Keywords: Blood, African Yambean, Goat.

DOI: 10.20448/803.3.2.55.63

Citation Anya, M. I; Ozung, P.O; Okah, U; Ayuk, A. A; Igwe, P.A (2018). Blood Profile of West African Dwarf (WAD) Goats Fed Cassava Peel Meal Based- Diets Supplemented with African Yambean Concentrate. Canadian Journal of Agriculture and Crops, 3(2): 55-63.

Copyright: This work is licensed under a Creative Commons Attribution 3.0 License

Funding : This study received no specific financial support.

Competing Interests: The authors declare that they have no competing interests.

History : Received: 19 June 2018/ Revised: 20 July 2018/ Accepted: 25 July 2018/ Published: 2 August 2018

Publisher: Online Science Publishing

1. INTRODUCTION

Increasing demand and subsequent high cost of conventional feedstuffs have rekindled interest in the use of crop residues and some novel legumes as feed for ruminants and monogastric animals. Increasing population pressure (over 182 million) and other developments in Nigeria has led to the most cropped area being extended to land hitherto considered unsuitable for this purpose. This has resulted in increased pressure on the small ruminant component of the farming system because of reduced feed availability especially in the dry periods of the year. Also, most Multipurpose Trees and Shrubs (MPTS) commonly used as browse are becoming extinct or important components of most afforestation programmes hence restricted from usage as cut-and carry browses for goats.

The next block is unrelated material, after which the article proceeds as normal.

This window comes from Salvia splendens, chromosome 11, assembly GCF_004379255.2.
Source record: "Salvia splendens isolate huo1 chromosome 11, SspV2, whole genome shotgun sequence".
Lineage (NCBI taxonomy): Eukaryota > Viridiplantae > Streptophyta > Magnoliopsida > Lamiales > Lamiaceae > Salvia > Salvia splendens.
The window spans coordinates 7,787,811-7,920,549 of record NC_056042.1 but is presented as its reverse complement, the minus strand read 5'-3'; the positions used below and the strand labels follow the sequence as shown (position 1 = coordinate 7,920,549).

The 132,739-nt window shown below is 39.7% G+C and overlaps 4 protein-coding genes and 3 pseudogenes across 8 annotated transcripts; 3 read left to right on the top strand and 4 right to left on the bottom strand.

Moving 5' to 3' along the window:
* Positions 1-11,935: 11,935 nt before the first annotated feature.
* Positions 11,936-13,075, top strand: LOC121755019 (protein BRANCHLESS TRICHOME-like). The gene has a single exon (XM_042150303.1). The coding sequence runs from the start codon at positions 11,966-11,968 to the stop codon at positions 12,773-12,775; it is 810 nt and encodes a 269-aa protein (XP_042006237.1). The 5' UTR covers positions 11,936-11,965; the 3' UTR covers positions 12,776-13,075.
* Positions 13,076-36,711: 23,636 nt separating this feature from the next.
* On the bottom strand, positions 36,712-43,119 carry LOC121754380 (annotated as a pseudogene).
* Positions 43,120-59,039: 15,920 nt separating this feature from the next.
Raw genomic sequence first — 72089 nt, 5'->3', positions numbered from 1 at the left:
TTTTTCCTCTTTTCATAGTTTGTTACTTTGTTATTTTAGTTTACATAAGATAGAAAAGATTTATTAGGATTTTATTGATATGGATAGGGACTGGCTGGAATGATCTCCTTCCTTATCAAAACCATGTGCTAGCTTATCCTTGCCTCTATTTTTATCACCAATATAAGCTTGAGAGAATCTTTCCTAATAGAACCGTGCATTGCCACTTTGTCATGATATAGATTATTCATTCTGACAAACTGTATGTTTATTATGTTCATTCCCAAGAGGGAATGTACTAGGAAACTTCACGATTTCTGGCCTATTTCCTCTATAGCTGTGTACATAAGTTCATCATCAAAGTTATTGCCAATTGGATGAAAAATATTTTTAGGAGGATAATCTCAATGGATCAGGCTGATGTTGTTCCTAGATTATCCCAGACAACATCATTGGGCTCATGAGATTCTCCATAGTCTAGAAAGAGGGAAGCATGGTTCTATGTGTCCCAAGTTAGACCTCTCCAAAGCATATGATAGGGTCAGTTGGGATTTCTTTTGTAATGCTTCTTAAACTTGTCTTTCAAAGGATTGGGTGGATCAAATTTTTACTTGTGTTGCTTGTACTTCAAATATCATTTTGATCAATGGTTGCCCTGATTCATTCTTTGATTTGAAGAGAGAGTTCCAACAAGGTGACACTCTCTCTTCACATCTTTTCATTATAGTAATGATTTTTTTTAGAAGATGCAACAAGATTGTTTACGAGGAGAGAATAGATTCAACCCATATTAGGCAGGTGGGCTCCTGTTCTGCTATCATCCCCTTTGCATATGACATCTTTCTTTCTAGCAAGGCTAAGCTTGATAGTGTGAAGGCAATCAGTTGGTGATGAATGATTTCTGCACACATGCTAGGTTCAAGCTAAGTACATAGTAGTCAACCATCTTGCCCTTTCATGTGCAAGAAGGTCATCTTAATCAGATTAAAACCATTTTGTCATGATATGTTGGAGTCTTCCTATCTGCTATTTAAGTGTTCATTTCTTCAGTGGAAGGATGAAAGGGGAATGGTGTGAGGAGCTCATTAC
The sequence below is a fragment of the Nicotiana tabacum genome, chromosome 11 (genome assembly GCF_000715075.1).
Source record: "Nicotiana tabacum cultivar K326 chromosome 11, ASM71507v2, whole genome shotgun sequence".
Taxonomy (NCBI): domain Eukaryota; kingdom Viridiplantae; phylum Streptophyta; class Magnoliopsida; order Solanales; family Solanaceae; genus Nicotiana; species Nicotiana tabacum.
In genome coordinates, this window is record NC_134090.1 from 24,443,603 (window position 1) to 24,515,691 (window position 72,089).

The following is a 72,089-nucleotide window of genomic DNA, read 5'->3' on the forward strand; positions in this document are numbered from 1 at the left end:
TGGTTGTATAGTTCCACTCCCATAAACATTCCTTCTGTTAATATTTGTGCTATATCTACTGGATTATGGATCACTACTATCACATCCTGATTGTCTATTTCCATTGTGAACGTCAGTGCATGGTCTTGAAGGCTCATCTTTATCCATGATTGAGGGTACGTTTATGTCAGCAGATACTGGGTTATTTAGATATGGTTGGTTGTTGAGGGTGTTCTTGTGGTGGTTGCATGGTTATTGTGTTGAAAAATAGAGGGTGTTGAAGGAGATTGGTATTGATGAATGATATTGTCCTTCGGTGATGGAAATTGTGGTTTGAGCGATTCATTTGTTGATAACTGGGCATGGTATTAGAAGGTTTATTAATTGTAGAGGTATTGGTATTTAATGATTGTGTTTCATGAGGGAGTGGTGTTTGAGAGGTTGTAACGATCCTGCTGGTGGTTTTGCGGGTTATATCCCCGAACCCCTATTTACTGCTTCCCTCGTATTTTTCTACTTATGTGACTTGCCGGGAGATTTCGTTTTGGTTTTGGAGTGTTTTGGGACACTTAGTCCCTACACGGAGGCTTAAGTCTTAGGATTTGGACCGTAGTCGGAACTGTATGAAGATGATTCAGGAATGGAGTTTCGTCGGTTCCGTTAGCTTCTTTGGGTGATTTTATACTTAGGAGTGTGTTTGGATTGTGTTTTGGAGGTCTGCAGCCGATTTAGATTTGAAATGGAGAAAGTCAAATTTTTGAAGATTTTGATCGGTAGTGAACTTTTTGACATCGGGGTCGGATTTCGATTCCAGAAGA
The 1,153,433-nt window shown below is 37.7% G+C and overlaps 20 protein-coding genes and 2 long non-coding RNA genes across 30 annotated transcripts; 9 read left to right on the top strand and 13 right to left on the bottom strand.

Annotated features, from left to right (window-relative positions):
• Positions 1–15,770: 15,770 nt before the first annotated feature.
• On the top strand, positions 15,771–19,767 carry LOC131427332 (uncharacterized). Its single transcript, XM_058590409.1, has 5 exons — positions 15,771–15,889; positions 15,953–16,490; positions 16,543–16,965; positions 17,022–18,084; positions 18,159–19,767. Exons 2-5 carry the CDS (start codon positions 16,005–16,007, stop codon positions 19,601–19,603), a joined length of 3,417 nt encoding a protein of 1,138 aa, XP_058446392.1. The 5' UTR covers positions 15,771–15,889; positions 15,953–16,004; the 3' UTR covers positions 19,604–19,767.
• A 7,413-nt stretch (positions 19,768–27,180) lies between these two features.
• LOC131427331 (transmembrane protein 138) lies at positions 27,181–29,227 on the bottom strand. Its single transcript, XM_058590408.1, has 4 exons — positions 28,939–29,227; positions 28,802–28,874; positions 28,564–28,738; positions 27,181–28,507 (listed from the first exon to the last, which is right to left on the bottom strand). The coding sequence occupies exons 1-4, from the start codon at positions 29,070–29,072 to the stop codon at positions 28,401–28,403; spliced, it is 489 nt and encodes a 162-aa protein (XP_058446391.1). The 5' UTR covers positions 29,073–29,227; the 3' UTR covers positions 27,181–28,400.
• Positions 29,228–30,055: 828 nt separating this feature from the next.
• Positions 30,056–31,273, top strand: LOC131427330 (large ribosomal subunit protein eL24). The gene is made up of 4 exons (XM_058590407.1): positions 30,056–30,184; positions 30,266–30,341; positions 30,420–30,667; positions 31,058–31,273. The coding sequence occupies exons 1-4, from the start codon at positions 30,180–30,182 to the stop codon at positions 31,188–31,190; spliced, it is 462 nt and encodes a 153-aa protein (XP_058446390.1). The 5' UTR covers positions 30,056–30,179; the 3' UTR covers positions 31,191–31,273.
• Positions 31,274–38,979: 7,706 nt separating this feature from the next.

Cassava (Manihot Spp.) is one of the most important annual root crops grown widely by tropical and sub-tropical farmers. It is the highest supplier of carbohydrates among staple crops and ranks fourth among food crops in developing countries after maize, rice and wheat [1 ]. Cassava peels are produced in large quantities in Southern Nigeria, from the processing of cassava for human, industrial and export purposes. Unfortunately, this enormous feed resource has received very little attention and is often discarded as waste. Cassava peel is rich in metabolizable energy (3.03 Mcal/Kg DM) but low in nitrogen [2 ]. Generally, fibrous crop residues are poor sources of fermentable nitrogen, as their crude protein is below the level required by rumen microorganisms. Also, these crop residues are also low in easily degraded carbohydrates, minerals and other nutrients required to balance the products of digestion to requirements. All these results in limited feed intake, poor rumen function, increased methane emission and low animal productivity. The use of African yambean (Sphenostylis stenocarpa), an under-exploited and often classified minor grain legume that is cheap and readily available protein source in cassava peel meal based diets is a strategy that intends to overcome the nutritional constraints of using cassava peel, it will close the feed deficit gab, reduce feed cost and sufficiently tackle seasonal fluctuations in forage quality and quantity. This would on the long run encourage increases in flock sizes, provide insurance against external shocks as well as increase the productivity of goats.